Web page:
I’m pleased to report the open house with Santa a grand success and a ton of fun. The house was buzzing with conversation among family, friends, and neighbors. Twenty children leaned in one by one, wide-eyed and eager to bend Santa’s ear — except for our three grandgirls, who each preferred to keep their distance! Santa gifted each child with a Little Golden Book retelling the first Christmas story.

I crouched low on the carpet, observing each of the children up close in their moment of joy on Santa’s lap. They were just precious. One of the most memorable was in 3 year-old Henry’s Santa exchange. It was a very short conversation. “I want a bounce house” (trampoline), Henry proclaimed. I prompted him to continue on his sister’s behalf, just as he’d practiced, so Santa would know Anna Bea would like “something that squeaks.” Alas, he’d changed his mind about sharing this detail. “No, GiGi,” he said. “She’s fine. Beasy don’t need nothing.” Well, huh. I sure hope Santa doesn’t forget her!

Long into the eventing we ate, drank and were merry in the making of memories and start of a new Christmas tradition.


Merry Christmas!

~ René Morley

no doubt

20130330-201914.jpg I love Easter! And this year, I’ve started a new tradition. More accurately, I’ve adopted one in making Italian Easter bread. It was just too beautiful to resist!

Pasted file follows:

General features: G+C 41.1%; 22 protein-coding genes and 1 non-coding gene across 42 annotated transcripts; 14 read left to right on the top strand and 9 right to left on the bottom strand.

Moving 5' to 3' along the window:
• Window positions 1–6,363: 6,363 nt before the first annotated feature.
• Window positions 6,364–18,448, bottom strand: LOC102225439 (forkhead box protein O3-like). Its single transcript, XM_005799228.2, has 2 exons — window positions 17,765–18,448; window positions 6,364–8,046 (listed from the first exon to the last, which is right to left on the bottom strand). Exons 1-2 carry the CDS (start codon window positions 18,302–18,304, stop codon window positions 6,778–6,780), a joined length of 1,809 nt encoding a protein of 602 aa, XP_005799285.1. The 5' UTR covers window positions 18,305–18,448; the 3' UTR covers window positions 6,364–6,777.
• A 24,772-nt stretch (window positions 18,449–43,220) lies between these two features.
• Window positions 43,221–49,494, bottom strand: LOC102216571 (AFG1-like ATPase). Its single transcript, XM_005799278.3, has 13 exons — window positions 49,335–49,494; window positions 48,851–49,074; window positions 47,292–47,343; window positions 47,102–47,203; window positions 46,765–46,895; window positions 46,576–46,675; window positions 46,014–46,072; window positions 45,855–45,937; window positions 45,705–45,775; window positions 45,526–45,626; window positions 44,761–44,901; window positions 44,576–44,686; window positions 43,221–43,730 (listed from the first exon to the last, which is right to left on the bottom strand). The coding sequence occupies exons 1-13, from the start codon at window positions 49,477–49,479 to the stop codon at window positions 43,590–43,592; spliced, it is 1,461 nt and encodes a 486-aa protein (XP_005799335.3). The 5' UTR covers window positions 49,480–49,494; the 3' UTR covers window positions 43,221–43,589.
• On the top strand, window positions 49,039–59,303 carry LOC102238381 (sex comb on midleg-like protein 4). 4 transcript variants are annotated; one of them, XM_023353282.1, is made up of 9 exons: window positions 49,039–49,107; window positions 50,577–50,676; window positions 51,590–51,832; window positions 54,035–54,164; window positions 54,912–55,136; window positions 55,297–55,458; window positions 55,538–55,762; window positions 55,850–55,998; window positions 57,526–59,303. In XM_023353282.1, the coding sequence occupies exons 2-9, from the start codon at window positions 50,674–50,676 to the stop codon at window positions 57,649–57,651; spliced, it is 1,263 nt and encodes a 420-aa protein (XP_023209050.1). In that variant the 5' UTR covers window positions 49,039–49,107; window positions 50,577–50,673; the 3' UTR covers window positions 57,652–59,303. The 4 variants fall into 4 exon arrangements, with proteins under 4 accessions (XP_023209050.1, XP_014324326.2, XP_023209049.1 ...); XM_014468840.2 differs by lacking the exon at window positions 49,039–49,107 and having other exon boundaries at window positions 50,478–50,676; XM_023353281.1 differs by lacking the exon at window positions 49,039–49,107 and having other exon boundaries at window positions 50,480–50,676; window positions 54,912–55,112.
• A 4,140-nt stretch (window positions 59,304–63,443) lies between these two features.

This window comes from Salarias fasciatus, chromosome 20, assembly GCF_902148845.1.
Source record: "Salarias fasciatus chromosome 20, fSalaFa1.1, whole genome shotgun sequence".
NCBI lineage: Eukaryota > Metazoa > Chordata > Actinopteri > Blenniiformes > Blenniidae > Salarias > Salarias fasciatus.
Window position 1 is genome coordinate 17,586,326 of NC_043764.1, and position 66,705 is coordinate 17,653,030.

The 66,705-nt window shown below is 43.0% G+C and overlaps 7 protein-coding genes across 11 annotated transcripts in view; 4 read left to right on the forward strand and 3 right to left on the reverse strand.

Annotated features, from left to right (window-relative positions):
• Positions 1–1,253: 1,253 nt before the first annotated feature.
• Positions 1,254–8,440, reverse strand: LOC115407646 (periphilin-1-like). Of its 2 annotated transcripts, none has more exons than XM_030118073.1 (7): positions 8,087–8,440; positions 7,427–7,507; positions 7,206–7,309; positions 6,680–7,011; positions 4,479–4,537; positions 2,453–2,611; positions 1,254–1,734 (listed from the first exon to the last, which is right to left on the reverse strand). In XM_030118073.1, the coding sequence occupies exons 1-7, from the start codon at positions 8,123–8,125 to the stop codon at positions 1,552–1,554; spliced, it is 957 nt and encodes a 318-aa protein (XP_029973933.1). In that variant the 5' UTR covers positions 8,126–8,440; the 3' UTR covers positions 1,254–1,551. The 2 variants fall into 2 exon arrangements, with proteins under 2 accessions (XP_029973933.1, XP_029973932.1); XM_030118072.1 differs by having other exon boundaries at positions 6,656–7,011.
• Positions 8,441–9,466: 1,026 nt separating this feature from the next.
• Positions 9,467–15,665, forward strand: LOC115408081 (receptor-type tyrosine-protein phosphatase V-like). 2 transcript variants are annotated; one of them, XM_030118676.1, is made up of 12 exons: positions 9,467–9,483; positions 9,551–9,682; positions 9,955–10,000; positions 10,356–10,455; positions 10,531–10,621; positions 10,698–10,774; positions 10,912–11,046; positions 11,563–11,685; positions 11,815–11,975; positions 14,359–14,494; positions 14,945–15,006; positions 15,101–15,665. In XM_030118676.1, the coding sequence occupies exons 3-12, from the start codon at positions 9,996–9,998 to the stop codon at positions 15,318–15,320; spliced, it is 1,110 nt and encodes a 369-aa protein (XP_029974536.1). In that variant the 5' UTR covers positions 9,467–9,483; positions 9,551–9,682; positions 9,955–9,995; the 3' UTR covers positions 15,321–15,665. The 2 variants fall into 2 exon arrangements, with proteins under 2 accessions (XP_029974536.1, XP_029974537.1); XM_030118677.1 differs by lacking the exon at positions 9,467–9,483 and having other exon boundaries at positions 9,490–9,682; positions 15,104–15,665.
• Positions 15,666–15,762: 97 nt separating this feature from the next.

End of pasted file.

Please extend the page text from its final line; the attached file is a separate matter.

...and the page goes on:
I dyed raw eggs the very first thing this morning. Then I mixed up the dough. I am not much of a bread maker, so I was doubtful about the outcome. The only yeast in the house was probably ten years old. It had been stored in the fridge; it might be worth a try? I doubled what the recipe called for and hoped for the best.

As I went about my day, the dough did its thing. It was supposed to double in an hour or two but six or seven hours later, it was still short of the goal. Stale yeast. I punched it down anyway, separated four equal portions, rolled and braided. Then I took my back up loaf, and did the same. This one had risen fast; a frozen loaf prepared with fresh yeast. It was overflowing the pan!

I covered the mini-wreaths and set them in a warm oven for a boost. After they rose, I applied the egg wash, some sprinkles, and nestled a raw colored egg in the center of each. Twenty minutes in the oven and … delizioso! I feel a celebration coming on.

And that’s the thing about Easter, isn’t it? It’s the most joyful of holidays in the Christian faith. It is a celebration of life, victorious, and of hope, born anew.

I have been reading the book, The Day Christ Died, by Jim Bishop these past few weeks. It is an exacting account, drawn from hundreds of pages of records, both secular and religious. Bishop is a master at casting a story with historical accuracy while weaving believable narrative. It’s a step-back-in-time approach to a sacred series of events.